People assume it’s the same club but it’s not… And everything is done in a very simple and legal way. Admittedly, the logo with the bull appears on the coat of arms but, in Germany, where there is the rule of “50+1” in the ownership of the club, the name of Red Bull does not appear in the legal terms: it is the Rasen Ball. In reality, they are two very different entities. The clubs of the Red Bull group share scouting data via a computer system common to all subsidiaries around the world, but apart from that they do not advise each other on a day-to-day basis. When New York detects a very high level player in the USA, it will not call Leipzig directly even if it is the most exclusive club because it plays in one of the five major championships…

“In Saint-Etienne, relegation lowers the price”

Coming back to David Blitzer, what is the point of having so many clubs and adding AS Saint-Etienne to them?

I don’t know what his real intentions are, but I would say that we are in a scheme aimed at doing business through football, a bit like stock market investments. I buy 30% of a club. It costs me 10 million euros. I sell 10 percentage points a few years later and I recover my stake while still having shares in the club… I think he is in this state of mind. Otherwise there may be other interests. Perhaps some of his non-football businesses would have an interest in the industry in Saint-Etienne or the region. Perhaps also the fall in Ligue 2 and the drop in price creates an opportunity to be seized. We have known for a very long time that Bernard Caïazzo and Roland Romeyer wanted to sell the club. Relegation lowers the price.

What is the difference between an American project which succeeds like RedBird in Toulouse or another which fails like GACP in Bordeaux for example?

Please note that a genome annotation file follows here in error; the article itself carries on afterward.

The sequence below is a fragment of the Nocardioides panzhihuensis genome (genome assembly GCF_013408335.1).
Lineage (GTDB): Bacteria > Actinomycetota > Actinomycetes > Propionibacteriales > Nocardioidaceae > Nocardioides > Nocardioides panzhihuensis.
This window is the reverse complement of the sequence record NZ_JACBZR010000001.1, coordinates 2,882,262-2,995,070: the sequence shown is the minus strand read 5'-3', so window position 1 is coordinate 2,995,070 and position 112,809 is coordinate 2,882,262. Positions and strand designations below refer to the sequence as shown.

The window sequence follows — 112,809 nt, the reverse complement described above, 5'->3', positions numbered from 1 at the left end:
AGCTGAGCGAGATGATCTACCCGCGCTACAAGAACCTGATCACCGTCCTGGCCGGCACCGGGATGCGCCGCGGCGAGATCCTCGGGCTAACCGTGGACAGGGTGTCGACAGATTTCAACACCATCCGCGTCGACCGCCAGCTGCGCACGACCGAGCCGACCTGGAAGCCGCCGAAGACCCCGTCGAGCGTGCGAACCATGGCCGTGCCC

Appointing the right people is the first thing. Americans often make the mistake of taking people who trust them with a very American view of sport. People who are very competent in their starting industry but who do not manage to register immediately in the particular ecosystem of football. In addition to being business specialists, you also have to manage the dialogue with the fans so as not to take the risk of losing sponsors because of a bad result or a degraded image. The second thing is to have a plan (a roadmap) and follow it by having your teams and shareholders follow you. You have to manage everything, have a 360° vision. That’s why the best thing is still to be able to rely on leaders who know the local reality.

In Toulouse, it works because RedBird has bet on a Damien Comolli – Olivier Jaubert ticket, each of whom has experience at L1 and international level in their field. They were given time to work without putting undue pressure on them despite the relegation.

Generally, when it talks too much about commercial at the beginning, we clearly feel that it is purely a business project. In Bordeaux, we started on a drastic change. We wanted to express a trading model. This weakened the model in place while the formation was quite successful. GACP arrived by unbalancing the pillars and had set too aggressive development objectives. In football, in the early years, there are a lot of losses. You have to be able to take it. Just look at Franck McCourt, who must not be far from the 400 M€ spent since his arrival…

US shareholders in L1

Former director of the ECA (European Club Association) now a member of the board of LTT Sports, an independent consulting company for clubs, Olivier Jarosz knows the European market well. For goal ! », he returns to the general policy of American investors in France and the possible arrival of David Blitzer at ASSE.